In 1770 Captain Cook's talent for geographical names in our area seemed to have deserted him as the Endeavour made its way north. Instead of evocative place names you plod past bluffs and harbours named after earls, admirals, dukes and second viscounts, as if Cook were copying from Royal Navy lists or a copy of Bourke's Peerage. Nor were all these name sakes deserving of honor. Cook's biographer, J.C. Beaglehole, notes that one was a “disastrous First Lord,” known for his ugly face, while another was “a man so foolish that even King George III deplored his lack of judgment.”
Maybe we should just look at it this way, considering Cook named so many places after his boss's I think he was more than a very canny navigator indeed. Still Cook charted and named more of the world than any other navigator in history.
Bedarra Island - Allason Island or Richards Island. The island takes its name from the Aboriginal word biagurra, which translates roughly as “the place of perennial water.” The original 1913 survey plan of Richards Island names only Wedgerock Bay and Coconut Bay (now known as Doorila Bay).
Melaleuca Beach, The Mangroves, Calophyllum Beach, Casurina Beach, Valley Beach, Orchid Beach, Tiki Beach and Hernandia Bay were possibly named by Noel Wood according to his daughters and grandaughter. It is thought that Noel actually planted the mangroves himself because the leaves are edible and he was an early conservationist. He named the Coral Gardens probably after Banfield who had referred to the Coral Gardens around Dunk Island in his book “Confessions of a Beachcomber”.
His daughter said Noel named Calophyllum Beach after the large Calophyllum tree leaning over the beach.
Author, James Porter, said that Noel Wood named all the places around Bedarra. He called Hernandia Bay after the very large Hernandia tree that grows on the beach.
Doorila Bay, Bedarra Island - Possibly named by Noel Wood circa 1930's.
- According to Virginia Thompson, Noel Woods' daughter. When she was a young girl Noel would take her to Madonna Rock in Bedarra Bay where the sea grass beds grow, to see a dugong that came there every two years to have her pup.
- Aboriginal word meaning dugong according to Steve Wiltshire, a local, who new Noel Wood.
- Or possibly a New Guinea, Motu tribe word "Door'la" for large sea creature or dugong.The Motu tribe are known dugong hunters.
Coomool Bay, Bedarra Island - Possibly named by Noel Woods circa 1930's. Possibly an anglo / aboriginal word meaning water view. At one time I think it was known as Whisky Bay.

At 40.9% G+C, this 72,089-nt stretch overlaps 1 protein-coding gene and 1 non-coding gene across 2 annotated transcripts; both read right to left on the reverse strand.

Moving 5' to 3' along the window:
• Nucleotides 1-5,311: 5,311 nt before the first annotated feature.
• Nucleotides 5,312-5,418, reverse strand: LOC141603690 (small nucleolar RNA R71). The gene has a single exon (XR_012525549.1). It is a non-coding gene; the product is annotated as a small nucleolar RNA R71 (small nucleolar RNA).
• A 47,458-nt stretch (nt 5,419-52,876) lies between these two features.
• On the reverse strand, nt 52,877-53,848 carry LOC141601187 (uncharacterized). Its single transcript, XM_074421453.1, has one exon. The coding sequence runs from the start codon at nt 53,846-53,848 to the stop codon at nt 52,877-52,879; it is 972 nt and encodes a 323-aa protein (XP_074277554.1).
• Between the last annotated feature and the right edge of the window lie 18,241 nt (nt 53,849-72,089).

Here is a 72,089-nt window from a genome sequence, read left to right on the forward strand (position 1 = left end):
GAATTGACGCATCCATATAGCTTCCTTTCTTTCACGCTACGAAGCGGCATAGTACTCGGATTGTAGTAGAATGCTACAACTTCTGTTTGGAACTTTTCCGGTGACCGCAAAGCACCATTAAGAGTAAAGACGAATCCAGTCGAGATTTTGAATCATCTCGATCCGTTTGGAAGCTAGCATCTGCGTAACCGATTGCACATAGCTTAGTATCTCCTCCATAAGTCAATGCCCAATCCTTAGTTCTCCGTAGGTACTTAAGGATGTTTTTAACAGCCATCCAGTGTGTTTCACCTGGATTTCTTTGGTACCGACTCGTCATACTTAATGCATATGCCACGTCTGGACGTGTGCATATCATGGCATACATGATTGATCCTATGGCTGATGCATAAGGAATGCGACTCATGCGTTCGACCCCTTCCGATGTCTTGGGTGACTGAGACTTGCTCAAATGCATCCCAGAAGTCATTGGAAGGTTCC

In a conversation with the Consul General of New Guinea, Paul Nerau, he said "Coomool spelt Kumul in PNG means Bird of Paradise". Maybe Noel spelt it phonetically. Mr Neru thought that Doorila was a PNG word as well.
Bedarra Bay, Bedarra Island - Australian Airlines, the owners of the Bedarra Island Resort named Bedarra Bay in 1985 but at the time no one liked that name.
Great Barrier Reef - Coral Sea. It was Commander Matthew Flinders RN on the sloop Investigator who coined the term "Great Barrier Reef" when exploring the coast of North Queensland for a safe passage in 1802. Flinders was a master navigator and cartographer. Although the term has remained in use, it is inaccurate. The region, far from being a single entity, consists of nearly 3000 individual reefs. Furthermore, the outer reefs do not form an actual barrier, nor make the coastal waters into one immense lagoon. The reefs, however, do divert ocean currents and in many places, intercept the ocean swell.
Pee - rahm - ah. - Also known as Battleship Rock. A conspicuous rock landmark on Bedarra Island. Aboriginal mythology says two young women were left behind on Dunk Island and became lonely and tried to swim to Hinchinbrook to catch up to the tribe. They swam from island to island and became tired and caught in a strong current off Bedarra and disappeared and were turned to stone. Noel Wood also said the correct pronunciation of Peerahmah is Gumulga.
Rockingham Bay - was named in 1770 by Captain Cook after a Whig Prime Minister Charles Watson Wentworth, Second Marquis of Rockingham 1730 to 1782.
Thorpe Island - Named by G.E. Richards in 1886 after Vidal C. Thorpe, surgeon on the Paluma. Known as Timana Island, however Noel Wood said that Timanoo is the correct version of Timana.
Wheeler Island - Named by G.E. Richards of Paluma 1886 to 1888 after Lieut. Francis Wheeler.
Woln Garin Island - Aboriginal name meaning palm with coconut - like fronds. Also known as Forty Foot Rock.